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Question related to Riemann sums, sups, and infs of bounded functions

  1. Oct 2, 2011 #1
    Can someone give me an example of a bounded function [itex]f[/itex] defined on a closed interval [itex][a,b][/itex] such that [itex]f[/itex] does not attain its sup (or inf) on this interval? Obviously, [itex]f[/itex] cannot be continuous, but for whatever reason (stupidity? lack of imagination?) I can't think of an example of a discontinuous, bounded function for which [itex]\sup\limits_{x\in [a,b]} f(x) \neq \max\limits_{x\in [a,b]} f(x)[/itex].
     
  2. jcsd
  3. Oct 2, 2011 #2

    lavinia

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    f(x) = x except at the end points where it equals (a+b)/2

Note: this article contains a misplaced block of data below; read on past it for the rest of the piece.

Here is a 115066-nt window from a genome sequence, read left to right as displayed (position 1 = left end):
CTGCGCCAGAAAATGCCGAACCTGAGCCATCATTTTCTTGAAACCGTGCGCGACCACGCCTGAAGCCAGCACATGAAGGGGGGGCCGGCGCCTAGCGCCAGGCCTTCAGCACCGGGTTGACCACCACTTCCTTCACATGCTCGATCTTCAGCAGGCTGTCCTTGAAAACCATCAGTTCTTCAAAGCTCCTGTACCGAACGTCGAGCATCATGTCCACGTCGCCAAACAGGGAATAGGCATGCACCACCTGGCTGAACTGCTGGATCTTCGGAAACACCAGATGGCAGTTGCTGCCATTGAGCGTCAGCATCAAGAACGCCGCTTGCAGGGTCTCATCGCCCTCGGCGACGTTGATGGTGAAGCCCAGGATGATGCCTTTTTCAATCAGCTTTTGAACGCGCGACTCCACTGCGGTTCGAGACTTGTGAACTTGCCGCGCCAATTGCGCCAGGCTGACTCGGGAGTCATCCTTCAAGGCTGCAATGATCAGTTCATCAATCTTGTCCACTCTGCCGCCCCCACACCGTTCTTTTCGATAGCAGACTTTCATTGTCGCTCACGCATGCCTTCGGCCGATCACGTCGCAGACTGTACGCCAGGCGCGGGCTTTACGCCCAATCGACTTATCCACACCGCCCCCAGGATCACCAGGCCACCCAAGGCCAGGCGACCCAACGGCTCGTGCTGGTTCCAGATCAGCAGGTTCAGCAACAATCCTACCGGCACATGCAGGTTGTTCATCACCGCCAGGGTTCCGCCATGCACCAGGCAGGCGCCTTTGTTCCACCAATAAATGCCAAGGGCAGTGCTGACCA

4. Oct 2, 2011 #3
    Hmmm...I think I may have just thought of one! On [itex][0,1][/itex], define [itex]f(1) = 0[/itex], and let
    [tex]
    f(x) = \sum_{n = 0}^\infty \frac{n}{n+1} \chi_{\left[ \left. \frac{n}{n+1},\frac{n+1}{n+2} \right) \right.}(x).
    [/tex]
    Then [itex]f(x) \leq 1[/itex] for all [itex]x[/itex], [itex]\sup\limits_{x\in[0,1]} f(x) = 1[/itex], but [itex]f(x) \neq 1[/itex] for all [itex]x\in [0,1][/itex]. And, if I'm not mistaken, [itex]f[/itex] is still Riemann integrable, since there are only countably many points at which it is discontinuous. Can someone confirm if this is actually true?
     
  5. Oct 2, 2011 #4
    This is much easier than my example. Thanks!
     
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